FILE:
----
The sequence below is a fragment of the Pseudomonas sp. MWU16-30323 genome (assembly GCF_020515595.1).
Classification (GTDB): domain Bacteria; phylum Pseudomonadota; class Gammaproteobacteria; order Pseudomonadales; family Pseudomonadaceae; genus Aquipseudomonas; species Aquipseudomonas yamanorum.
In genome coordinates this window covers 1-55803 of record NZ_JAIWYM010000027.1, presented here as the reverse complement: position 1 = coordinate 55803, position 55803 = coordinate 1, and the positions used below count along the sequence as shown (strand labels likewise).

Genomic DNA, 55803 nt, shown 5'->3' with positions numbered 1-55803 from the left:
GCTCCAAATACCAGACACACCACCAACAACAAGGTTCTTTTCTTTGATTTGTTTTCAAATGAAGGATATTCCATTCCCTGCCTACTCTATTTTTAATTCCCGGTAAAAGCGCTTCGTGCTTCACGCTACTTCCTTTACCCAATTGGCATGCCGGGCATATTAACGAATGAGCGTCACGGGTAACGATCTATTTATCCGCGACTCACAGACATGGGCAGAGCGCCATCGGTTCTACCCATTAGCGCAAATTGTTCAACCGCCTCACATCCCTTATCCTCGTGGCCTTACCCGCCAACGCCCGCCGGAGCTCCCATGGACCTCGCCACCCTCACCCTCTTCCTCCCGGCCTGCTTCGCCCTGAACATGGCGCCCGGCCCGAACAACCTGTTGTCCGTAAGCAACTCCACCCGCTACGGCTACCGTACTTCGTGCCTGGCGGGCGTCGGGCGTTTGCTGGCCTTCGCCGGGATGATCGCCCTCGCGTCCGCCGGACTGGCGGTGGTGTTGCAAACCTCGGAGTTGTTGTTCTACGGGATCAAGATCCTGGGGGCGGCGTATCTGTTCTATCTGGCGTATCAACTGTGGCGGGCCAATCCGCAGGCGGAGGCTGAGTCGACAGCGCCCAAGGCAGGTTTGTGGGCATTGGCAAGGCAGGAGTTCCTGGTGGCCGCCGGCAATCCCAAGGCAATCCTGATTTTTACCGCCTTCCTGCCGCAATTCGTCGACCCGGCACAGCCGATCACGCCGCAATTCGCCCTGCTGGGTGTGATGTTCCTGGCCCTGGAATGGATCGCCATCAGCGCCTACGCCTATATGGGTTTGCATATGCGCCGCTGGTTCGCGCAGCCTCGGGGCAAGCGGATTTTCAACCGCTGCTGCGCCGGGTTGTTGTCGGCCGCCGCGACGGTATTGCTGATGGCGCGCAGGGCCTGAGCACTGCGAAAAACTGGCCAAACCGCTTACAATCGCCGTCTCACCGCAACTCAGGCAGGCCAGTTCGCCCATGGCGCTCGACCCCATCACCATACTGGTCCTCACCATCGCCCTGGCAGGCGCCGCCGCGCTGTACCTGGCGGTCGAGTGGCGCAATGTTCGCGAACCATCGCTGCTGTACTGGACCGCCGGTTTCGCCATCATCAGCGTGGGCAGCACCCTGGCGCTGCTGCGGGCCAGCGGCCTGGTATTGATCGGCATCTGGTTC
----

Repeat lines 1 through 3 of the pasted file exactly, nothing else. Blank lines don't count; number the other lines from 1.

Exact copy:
The sequence below is a fragment of the Pseudomonas sp. MWU16-30323 genome (assembly GCF_020515595.1).
Classification (GTDB): domain Bacteria; phylum Pseudomonadota; class Gammaproteobacteria; order Pseudomonadales; family Pseudomonadaceae; genus Aquipseudomonas; species Aquipseudomonas yamanorum.
In genome coordinates this window covers 1-55803 of record NZ_JAIWYM010000027.1, presented here as the reverse complement: position 1 = coordinate 55803, position 55803 = coordinate 1, and the positions used below count along the sequence as shown (strand labels likewise).